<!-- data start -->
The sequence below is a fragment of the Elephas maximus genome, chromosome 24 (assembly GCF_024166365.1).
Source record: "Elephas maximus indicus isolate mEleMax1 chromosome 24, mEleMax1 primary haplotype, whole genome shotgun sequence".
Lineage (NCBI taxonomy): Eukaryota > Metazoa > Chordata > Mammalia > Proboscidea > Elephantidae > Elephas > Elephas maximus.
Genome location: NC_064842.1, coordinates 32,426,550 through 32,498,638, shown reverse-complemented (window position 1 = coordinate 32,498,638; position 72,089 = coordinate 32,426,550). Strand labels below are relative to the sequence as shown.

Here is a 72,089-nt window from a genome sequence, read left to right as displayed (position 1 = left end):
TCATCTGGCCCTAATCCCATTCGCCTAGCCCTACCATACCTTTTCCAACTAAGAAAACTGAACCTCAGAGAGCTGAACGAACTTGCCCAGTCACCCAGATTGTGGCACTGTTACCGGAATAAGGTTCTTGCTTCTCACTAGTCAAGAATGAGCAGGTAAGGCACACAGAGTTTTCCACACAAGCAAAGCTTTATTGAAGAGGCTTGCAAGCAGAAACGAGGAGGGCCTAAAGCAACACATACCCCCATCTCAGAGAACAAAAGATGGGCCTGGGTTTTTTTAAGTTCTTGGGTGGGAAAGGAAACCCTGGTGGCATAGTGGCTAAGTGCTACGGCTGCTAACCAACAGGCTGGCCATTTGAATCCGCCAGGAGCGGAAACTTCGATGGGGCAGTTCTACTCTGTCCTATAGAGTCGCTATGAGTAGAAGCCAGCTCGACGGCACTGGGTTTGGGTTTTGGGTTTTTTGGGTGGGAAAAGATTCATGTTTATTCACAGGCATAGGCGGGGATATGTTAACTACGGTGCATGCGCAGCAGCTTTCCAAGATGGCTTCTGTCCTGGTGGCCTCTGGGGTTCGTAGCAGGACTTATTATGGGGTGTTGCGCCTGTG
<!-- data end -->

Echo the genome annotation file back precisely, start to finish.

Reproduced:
The sequence below is a fragment of the Elephas maximus genome, chromosome 24 (assembly GCF_024166365.1).
Source record: "Elephas maximus indicus isolate mEleMax1 chromosome 24, mEleMax1 primary haplotype, whole genome shotgun sequence".
Lineage (NCBI taxonomy): Eukaryota > Metazoa > Chordata > Mammalia > Proboscidea > Elephantidae > Elephas > Elephas maximus.
Genome location: NC_064842.1, coordinates 32,426,550 through 32,498,638, shown reverse-complemented (window position 1 = coordinate 32,498,638; position 72,089 = coordinate 32,426,550). Strand labels below are relative to the sequence as shown.

Here is a 72,089-nt window from a genome sequence, read left to right as displayed (position 1 = left end):
TCATCTGGCCCTAATCCCATTCGCCTAGCCCTACCATACCTTTTCCAACTAAGAAAACTGAACCTCAGAGAGCTGAACGAACTTGCCCAGTCACCCAGATTGTGGCACTGTTACCGGAATAAGGTTCTTGCTTCTCACTAGTCAAGAATGAGCAGGTAAGGCACACAGAGTTTTCCACACAAGCAAAGCTTTATTGAAGAGGCTTGCAAGCAGAAACGAGGAGGGCCTAAAGCAACACATACCCCCATCTCAGAGAACAAAAGATGGGCCTGGGTTTTTTTAAGTTCTTGGGTGGGAAAGGAAACCCTGGTGGCATAGTGGCTAAGTGCTACGGCTGCTAACCAACAGGCTGGCCATTTGAATCCGCCAGGAGCGGAAACTTCGATGGGGCAGTTCTACTCTGTCCTATAGAGTCGCTATGAGTAGAAGCCAGCTCGACGGCACTGGGTTTGGGTTTTGGGTTTTTTGGGTGGGAAAAGATTCATGTTTATTCACAGGCATAGGCGGGGATATGTTAACTACGGTGCATGCGCAGCAGCTTTCCAAGATGGCTTCTGTCCTGGTGGCCTCTGGGGTTCGTAGCAGGACTTATTATGGGGTGTTGCGCCTGTG